Invincible Summer - Alice Adams Page 0,1

the article had also said that slapping the male genitals as if lightly volleying a tennis ball was a good idea and that hadn’t gone down particularly well either. At least by that time she’d made it into the relative safety of the sixth form, but while her life had become bearable it was hardly the stuff that dreams were made of. The day before she finally left for university Eva had taken the polyester uniform she’d worn for four long years of Saturdays out onto the patio and set fire to it, making a vow into the smoke that she was never going back.

‘What about you, Lucien?’ Benedict nudged Sylvie’s brother’s leg with his own, his voice breaking through Eva’s reverie. ‘What’s your question?’

‘Christ, I don’t know. A list of everyone who’s ever got their jollies thinking about me?’

Eva closed her eyes to avoid involuntarily glancing at him and hoped her cheeks weren’t visibly reddening. Nobody knows, she told herself. They can’t read your mind to see the Atlas of Lucien mapped out there, from the messy dark hair to the freckle on the inside of his surprisingly delicate wrist.

Sylvie let out a long, low moan of disgust and Benedict laughed. ‘I don’t think I’d like that,’ he mused. ‘It would take all the mystique out of things.’

‘The virginity is strong with this one,’ taunted Lucien in his best Yoda voice.

‘Hardly,’ muttered Benedict. ‘Anyway, there’d probably be some hideous people on there. Your sports master from school or someone like that.’

‘Okay, women only. Under the age of thirty.’ Lucien leant over to retrieve the almost-empty wine bottle from Eva’s boot, carelessly dislodging her head from his shoulder as he did so.

Eva sat up, trying to look as if the brush-off didn’t bother her. Typical of Lucien, she thought, to pull her down onto his shoulder like that and then push her away. They’d been doing this dance for most of the year since she’d arrived in Bristol and her new friend Sylvie had introduced her to her hard-living older brother. Lucien wasn’t a student; he described himself as an entrepreneur, though Eva was hazy on the detail of what that actually involved. Sylvie had chosen to study at Bristol only because Lucien was already living there, presumably doing whatever it was that he did in the little time that he didn’t spend loitering around halls with the rest of them.

‘Right,’ said Sylvie, levering herself up from the ground and brushing the grass off her jeans. ‘I can’t listen to any more of this. I’m off to the library to pull an all-nighter, my last essay’s due in tomorrow.’

Sylvie was known for her aversion to writing the essays that she always seemed slightly appalled were required by her Art History course, and claimed to find it impossible to work without a deadline less than forty-eight hours away. The degree was merely intended to buy her some time on her trajectory to being a revered artist, which, it was generally accepted by the group, was inevitable. The ingredients were all there: a prodigious and obsessive talent for drawing and painting, a quirky, original eye, supplemented by striking good looks and a tough, irreverent attitude to life. She had a certain shine, a vividness about her; she was just one of those people who generated their own gravity, causing people to cluster around her and try to please her. It was impossible to imagine her being anything other than a great success.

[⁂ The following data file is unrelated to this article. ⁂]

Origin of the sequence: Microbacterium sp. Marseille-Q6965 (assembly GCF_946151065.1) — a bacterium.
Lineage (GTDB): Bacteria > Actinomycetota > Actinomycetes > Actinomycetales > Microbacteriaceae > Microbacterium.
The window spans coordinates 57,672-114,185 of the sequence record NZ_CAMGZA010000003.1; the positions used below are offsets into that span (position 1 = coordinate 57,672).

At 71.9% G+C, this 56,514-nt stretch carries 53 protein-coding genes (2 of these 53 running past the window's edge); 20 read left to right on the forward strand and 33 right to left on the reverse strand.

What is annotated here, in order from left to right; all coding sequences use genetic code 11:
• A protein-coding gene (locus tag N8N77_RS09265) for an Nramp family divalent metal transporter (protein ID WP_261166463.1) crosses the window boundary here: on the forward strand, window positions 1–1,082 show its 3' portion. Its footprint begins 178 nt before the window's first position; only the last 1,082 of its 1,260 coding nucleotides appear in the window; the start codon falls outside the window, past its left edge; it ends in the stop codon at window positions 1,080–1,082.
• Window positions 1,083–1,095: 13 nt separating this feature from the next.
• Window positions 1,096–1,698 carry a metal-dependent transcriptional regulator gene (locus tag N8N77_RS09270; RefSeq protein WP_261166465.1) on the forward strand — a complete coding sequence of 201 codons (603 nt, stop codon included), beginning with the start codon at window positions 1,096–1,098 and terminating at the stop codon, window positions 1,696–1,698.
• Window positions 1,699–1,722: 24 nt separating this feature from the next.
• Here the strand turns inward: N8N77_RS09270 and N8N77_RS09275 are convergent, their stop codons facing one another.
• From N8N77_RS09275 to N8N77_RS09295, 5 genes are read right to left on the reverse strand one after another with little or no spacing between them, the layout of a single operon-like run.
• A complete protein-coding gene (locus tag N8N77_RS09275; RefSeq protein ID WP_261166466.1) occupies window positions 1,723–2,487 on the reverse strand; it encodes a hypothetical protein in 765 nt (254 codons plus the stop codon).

‘I’ve got to go too,’ said Benedict reluctantly. ‘I’m leaving first thing and I haven’t packed yet.’

Eva and Lucien said their goodbyes and lay back on the grass, watching the other two walk away down the hill. A tinge of purple was seeping into the late afternoon light announcing the onset of dusk, and Eva was feeling light-headed from the cheap, acidic wine. Lucien rolled over onto his side so that he was facing her.

‘And then there were two,’ he said, reaching into the plastic bag beside him. ‘Looks like it’s just you and me left to drink the last bottle, Eva.’

The way Lucien said her name made it sound dark and alluring. It was the most exotic thing about her and she had always liked it. Her socialist father sometimes joked that she was named after Eva Perón, but she knew her mother had chosen it just because she loved it. If it had been left to him she’d probably have been called something drab and unostentatious, like Jane or